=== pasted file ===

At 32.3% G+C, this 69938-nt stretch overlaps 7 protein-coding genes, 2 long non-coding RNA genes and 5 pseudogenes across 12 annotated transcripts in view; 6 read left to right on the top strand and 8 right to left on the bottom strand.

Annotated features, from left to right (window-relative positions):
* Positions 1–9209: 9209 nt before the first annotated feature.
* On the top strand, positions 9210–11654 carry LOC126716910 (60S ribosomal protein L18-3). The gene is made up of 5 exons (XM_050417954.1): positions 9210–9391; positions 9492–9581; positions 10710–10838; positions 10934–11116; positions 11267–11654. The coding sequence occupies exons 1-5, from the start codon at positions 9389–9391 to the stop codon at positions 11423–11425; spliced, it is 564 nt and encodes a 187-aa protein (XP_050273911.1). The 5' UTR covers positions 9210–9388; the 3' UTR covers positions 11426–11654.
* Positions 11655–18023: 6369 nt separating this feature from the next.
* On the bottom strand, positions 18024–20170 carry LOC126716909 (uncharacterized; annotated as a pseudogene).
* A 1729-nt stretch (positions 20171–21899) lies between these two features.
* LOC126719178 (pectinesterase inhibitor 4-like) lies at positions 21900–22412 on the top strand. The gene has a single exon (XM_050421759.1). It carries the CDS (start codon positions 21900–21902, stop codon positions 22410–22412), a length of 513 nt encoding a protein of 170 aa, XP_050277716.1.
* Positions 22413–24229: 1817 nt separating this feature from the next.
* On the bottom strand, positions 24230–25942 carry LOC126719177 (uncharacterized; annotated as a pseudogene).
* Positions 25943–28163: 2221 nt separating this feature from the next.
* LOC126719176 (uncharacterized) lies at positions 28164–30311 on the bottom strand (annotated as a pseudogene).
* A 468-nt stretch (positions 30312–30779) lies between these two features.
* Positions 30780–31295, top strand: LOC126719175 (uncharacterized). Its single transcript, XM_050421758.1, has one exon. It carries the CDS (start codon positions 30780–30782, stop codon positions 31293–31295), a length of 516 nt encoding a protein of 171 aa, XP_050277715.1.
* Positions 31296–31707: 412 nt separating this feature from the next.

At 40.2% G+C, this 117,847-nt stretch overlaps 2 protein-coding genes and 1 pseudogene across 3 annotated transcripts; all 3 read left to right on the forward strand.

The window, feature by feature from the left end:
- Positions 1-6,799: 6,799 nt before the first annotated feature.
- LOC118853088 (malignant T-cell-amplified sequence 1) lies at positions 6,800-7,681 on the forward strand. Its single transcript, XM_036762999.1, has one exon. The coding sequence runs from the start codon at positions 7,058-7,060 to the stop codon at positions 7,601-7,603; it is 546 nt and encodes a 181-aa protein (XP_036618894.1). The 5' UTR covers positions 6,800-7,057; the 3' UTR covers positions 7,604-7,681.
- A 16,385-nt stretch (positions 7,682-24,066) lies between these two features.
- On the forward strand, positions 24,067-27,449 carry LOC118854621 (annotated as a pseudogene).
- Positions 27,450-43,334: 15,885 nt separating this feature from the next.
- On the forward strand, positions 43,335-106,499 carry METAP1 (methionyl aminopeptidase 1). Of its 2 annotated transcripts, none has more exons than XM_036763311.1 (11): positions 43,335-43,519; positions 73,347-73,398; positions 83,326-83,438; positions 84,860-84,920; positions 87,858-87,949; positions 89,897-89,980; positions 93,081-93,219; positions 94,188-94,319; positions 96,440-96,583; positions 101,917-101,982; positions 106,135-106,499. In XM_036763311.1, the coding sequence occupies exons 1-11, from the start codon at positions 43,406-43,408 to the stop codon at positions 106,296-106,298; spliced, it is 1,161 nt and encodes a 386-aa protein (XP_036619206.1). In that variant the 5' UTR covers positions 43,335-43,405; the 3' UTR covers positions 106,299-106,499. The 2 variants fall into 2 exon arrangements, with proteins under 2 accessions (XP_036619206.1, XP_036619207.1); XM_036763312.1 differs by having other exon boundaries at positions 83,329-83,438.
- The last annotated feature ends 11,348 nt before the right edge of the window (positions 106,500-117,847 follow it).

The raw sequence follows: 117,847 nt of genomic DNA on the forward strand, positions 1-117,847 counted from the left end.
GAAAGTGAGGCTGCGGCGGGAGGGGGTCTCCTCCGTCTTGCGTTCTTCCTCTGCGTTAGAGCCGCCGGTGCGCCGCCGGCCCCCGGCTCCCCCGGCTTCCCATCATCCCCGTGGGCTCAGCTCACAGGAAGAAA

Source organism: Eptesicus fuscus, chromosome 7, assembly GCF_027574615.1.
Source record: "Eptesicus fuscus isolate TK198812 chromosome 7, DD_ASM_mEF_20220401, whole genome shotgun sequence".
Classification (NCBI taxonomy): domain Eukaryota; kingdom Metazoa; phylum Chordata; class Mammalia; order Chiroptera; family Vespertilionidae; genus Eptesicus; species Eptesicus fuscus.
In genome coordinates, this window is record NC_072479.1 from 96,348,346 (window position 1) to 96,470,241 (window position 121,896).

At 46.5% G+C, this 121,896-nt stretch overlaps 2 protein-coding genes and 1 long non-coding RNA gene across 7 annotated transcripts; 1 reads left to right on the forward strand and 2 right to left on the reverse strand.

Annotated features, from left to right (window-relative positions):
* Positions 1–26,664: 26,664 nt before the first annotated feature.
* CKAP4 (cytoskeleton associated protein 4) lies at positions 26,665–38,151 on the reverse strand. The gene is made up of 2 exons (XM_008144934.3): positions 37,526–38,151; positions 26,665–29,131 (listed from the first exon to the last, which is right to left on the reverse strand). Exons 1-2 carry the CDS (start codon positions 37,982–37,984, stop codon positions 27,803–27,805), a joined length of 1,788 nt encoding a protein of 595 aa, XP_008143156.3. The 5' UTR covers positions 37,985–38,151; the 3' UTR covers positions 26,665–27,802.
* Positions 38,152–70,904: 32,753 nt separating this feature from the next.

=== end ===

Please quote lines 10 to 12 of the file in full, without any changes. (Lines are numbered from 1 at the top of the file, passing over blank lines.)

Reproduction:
* On the bottom strand, positions 24230–25942 carry LOC126719177 (uncharacterized; annotated as a pseudogene).
* Positions 25943–28163: 2221 nt separating this feature from the next.
* LOC126719176 (uncharacterized) lies at positions 28164–30311 on the bottom strand (annotated as a pseudogene).